LIVE user, DJ Rabauke
Read Ableton's interview with producer and DJ for the German Hip Hop band
How do you use Live?
I use Live to create remixes and tracks in which samples (loops) are used. Naturally, I also use Live as a time-stretching machine, to render audio files, which I then use in other sequencers. I use Logic to compose the audio building blocks, many of which are often reworked with Live. Arranging in Live is especially great for my tracks.
Most users probably think of Live as a loop and beat based program; what else can you do with it?
The possibility to tune the vocal phrasing of a new or altered melody is fantastic. It’s super fast, loads of fun and the results usually sound really hot. Musicians who don’t work with Live are instantly gasping: “uh, how did you do that”!
Have you ever used Live live?
I use Live to play my own tracks and to arrange live during my DJ sets (when there’s space on the mixer).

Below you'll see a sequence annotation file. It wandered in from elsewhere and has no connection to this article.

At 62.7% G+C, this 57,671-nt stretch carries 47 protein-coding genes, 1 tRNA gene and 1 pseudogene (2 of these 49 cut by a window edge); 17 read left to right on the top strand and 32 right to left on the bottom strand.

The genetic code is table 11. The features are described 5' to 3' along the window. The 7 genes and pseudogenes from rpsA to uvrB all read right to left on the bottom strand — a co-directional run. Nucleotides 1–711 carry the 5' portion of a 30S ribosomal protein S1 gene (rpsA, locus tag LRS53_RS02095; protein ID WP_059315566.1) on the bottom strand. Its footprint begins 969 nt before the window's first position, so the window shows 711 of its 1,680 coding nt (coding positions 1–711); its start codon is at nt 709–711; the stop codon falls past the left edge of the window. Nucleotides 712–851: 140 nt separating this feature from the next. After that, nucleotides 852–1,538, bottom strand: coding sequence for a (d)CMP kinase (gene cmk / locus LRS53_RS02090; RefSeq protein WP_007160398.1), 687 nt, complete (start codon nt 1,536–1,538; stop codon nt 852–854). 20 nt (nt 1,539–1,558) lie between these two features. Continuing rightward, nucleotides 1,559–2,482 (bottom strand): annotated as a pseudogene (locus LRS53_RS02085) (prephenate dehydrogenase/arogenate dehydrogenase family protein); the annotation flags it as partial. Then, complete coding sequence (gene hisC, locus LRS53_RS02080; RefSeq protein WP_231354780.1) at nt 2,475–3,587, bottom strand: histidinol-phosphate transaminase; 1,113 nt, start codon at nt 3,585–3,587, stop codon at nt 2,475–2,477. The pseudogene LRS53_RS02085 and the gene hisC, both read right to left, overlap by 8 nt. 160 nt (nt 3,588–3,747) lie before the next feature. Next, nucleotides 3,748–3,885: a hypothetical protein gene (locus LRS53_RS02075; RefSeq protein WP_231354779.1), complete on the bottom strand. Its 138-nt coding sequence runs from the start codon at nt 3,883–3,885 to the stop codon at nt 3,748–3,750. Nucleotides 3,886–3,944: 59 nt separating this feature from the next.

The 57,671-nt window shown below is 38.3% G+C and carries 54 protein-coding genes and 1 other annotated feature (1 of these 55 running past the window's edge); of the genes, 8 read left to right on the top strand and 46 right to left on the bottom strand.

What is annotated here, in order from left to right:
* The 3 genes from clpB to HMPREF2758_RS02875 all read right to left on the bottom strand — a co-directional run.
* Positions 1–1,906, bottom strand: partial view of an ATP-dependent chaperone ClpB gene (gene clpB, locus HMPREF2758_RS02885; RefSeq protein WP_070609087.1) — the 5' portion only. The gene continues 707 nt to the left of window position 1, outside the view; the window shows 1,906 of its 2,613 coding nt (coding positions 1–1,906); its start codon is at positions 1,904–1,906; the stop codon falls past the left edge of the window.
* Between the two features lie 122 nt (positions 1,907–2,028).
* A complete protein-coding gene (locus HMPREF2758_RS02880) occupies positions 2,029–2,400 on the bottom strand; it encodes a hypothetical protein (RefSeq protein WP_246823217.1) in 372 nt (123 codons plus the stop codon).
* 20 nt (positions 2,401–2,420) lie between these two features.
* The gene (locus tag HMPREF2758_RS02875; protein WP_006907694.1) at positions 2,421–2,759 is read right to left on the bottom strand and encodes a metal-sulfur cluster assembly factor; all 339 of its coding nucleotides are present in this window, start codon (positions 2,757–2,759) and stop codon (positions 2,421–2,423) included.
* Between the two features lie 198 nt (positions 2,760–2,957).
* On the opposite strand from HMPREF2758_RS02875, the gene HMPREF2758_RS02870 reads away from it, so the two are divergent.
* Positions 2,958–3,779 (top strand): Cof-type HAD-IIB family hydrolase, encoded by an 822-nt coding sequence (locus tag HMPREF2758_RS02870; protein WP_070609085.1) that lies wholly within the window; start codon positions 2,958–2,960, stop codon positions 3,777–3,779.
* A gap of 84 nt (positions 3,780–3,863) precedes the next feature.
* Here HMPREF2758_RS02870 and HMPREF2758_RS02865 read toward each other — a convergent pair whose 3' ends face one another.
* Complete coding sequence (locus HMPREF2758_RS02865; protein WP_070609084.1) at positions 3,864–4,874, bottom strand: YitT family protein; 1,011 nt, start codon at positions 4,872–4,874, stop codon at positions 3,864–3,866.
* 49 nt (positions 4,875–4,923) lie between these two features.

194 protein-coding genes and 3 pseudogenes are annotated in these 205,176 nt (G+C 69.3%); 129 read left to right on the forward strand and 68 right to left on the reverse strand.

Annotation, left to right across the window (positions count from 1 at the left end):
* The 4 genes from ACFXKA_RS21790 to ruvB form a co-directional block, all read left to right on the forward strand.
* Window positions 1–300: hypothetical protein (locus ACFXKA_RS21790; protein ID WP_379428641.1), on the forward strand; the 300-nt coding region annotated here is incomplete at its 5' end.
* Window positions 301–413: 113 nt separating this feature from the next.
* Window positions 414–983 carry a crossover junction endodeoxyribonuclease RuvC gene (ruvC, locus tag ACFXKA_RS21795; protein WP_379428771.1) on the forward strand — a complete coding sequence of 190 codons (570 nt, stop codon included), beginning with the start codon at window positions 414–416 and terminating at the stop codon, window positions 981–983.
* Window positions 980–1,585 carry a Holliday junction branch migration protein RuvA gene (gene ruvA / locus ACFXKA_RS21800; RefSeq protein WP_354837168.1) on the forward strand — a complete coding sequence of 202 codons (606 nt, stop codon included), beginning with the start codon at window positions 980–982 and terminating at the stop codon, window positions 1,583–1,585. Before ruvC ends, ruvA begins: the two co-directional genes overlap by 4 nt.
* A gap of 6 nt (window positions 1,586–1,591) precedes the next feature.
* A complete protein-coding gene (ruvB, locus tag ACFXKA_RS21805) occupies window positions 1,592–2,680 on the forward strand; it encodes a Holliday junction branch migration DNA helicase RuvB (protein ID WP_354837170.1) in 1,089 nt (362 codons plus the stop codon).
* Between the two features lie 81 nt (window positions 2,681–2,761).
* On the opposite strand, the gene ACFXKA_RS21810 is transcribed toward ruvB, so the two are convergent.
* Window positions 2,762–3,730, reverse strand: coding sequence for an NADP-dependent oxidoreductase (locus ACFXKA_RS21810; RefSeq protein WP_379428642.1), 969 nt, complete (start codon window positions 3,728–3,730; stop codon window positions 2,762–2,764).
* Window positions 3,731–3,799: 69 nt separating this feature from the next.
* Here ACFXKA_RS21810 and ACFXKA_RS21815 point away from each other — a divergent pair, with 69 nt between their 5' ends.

How do you work the material from your laptop into your standard DJ set? Could you explain briefly just how you do it, how you put the songs together?
So, Live is stopped. A record is playing. Click four times to the record’s beat with Tap Tempo. Live begins automatically on the fifth beat with the calculated tempo, which usually works well. If it’s a little off, you can repeat the tap-in while Live is running. If necessary, you can re-pitch the record a little. That’s it.
In the hip hop scene, the MPC still currently dominates as the loop-spinning machine. What do you think is behind this?
The MPC Series had a good reputation for sound quality, timing and grooves. Additionally, it’s used in lots of studios in the States as a sequencer and SMPTE master, where software mostly plays a lesser role. I think that’s how the MPC came to be the all-in-one dream machine in the scene. I’d probably have to say that, how the sequencer works and changes sounds is very special, by today’s standards.
What advantages do software, especially Live, offer over the MPC?